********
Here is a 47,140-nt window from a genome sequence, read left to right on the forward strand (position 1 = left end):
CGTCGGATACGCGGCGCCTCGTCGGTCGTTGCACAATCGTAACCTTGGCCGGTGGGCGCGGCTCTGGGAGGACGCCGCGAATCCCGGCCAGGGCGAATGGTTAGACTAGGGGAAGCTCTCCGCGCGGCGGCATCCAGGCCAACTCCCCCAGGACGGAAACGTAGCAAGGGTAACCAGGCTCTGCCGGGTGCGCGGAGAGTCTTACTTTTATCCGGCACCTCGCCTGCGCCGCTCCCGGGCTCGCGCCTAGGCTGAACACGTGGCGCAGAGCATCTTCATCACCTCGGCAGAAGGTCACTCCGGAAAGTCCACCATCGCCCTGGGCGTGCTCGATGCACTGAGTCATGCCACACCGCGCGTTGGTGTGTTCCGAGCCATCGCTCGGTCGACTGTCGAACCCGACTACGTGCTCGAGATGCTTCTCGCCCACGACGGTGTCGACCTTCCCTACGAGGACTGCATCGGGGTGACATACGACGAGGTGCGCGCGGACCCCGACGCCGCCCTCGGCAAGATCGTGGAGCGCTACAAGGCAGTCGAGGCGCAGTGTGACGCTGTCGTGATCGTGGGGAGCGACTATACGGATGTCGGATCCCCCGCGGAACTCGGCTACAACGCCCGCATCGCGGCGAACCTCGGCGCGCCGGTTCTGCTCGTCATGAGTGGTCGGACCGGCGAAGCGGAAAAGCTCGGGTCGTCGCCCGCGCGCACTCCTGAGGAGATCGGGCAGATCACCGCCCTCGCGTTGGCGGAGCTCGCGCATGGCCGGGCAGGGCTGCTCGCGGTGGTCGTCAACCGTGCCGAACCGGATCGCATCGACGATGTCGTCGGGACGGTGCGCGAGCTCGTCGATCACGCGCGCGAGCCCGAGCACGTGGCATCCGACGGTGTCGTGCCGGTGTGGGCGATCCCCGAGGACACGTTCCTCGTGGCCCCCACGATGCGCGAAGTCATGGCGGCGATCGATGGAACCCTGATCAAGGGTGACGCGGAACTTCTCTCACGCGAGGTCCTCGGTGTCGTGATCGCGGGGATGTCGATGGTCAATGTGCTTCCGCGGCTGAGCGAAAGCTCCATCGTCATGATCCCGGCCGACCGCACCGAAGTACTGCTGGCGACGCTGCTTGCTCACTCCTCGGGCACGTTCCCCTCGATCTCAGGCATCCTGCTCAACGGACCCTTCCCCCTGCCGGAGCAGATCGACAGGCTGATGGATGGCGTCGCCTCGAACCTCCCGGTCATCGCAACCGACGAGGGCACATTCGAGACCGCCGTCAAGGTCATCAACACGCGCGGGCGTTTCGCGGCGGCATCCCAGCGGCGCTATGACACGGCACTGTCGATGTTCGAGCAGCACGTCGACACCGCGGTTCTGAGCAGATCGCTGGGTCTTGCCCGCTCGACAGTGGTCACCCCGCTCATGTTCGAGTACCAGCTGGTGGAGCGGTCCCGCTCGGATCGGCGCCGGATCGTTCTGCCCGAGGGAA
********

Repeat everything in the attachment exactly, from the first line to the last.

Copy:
Here is a 47,140-nt window from a genome sequence, read left to right on the forward strand (position 1 = left end):
CGTCGGATACGCGGCGCCTCGTCGGTCGTTGCACAATCGTAACCTTGGCCGGTGGGCGCGGCTCTGGGAGGACGCCGCGAATCCCGGCCAGGGCGAATGGTTAGACTAGGGGAAGCTCTCCGCGCGGCGGCATCCAGGCCAACTCCCCCAGGACGGAAACGTAGCAAGGGTAACCAGGCTCTGCCGGGTGCGCGGAGAGTCTTACTTTTATCCGGCACCTCGCCTGCGCCGCTCCCGGGCTCGCGCCTAGGCTGAACACGTGGCGCAGAGCATCTTCATCACCTCGGCAGAAGGTCACTCCGGAAAGTCCACCATCGCCCTGGGCGTGCTCGATGCACTGAGTCATGCCACACCGCGCGTTGGTGTGTTCCGAGCCATCGCTCGGTCGACTGTCGAACCCGACTACGTGCTCGAGATGCTTCTCGCCCACGACGGTGTCGACCTTCCCTACGAGGACTGCATCGGGGTGACATACGACGAGGTGCGCGCGGACCCCGACGCCGCCCTCGGCAAGATCGTGGAGCGCTACAAGGCAGTCGAGGCGCAGTGTGACGCTGTCGTGATCGTGGGGAGCGACTATACGGATGTCGGATCCCCCGCGGAACTCGGCTACAACGCCCGCATCGCGGCGAACCTCGGCGCGCCGGTTCTGCTCGTCATGAGTGGTCGGACCGGCGAAGCGGAAAAGCTCGGGTCGTCGCCCGCGCGCACTCCTGAGGAGATCGGGCAGATCACCGCCCTCGCGTTGGCGGAGCTCGCGCATGGCCGGGCAGGGCTGCTCGCGGTGGTCGTCAACCGTGCCGAACCGGATCGCATCGACGATGTCGTCGGGACGGTGCGCGAGCTCGTCGATCACGCGCGCGAGCCCGAGCACGTGGCATCCGACGGTGTCGTGCCGGTGTGGGCGATCCCCGAGGACACGTTCCTCGTGGCCCCCACGATGCGCGAAGTCATGGCGGCGATCGATGGAACCCTGATCAAGGGTGACGCGGAACTTCTCTCACGCGAGGTCCTCGGTGTCGTGATCGCGGGGATGTCGATGGTCAATGTGCTTCCGCGGCTGAGCGAAAGCTCCATCGTCATGATCCCGGCCGACCGCACCGAAGTACTGCTGGCGACGCTGCTTGCTCACTCCTCGGGCACGTTCCCCTCGATCTCAGGCATCCTGCTCAACGGACCCTTCCCCCTGCCGGAGCAGATCGACAGGCTGATGGATGGCGTCGCCTCGAACCTCCCGGTCATCGCAACCGACGAGGGCACATTCGAGACCGCCGTCAAGGTCATCAACACGCGCGGGCGTTTCGCGGCGGCATCCCAGCGGCGCTATGACACGGCACTGTCGATGTTCGAGCAGCACGTCGACACCGCGGTTCTGAGCAGATCGCTGGGTCTTGCCCGCTCGACAGTGGTCACCCCGCTCATGTTCGAGTACCAGCTGGTGGAGCGGTCCCGCTCGGATCGGCGCCGGATCGTTCTGCCCGAGGGAA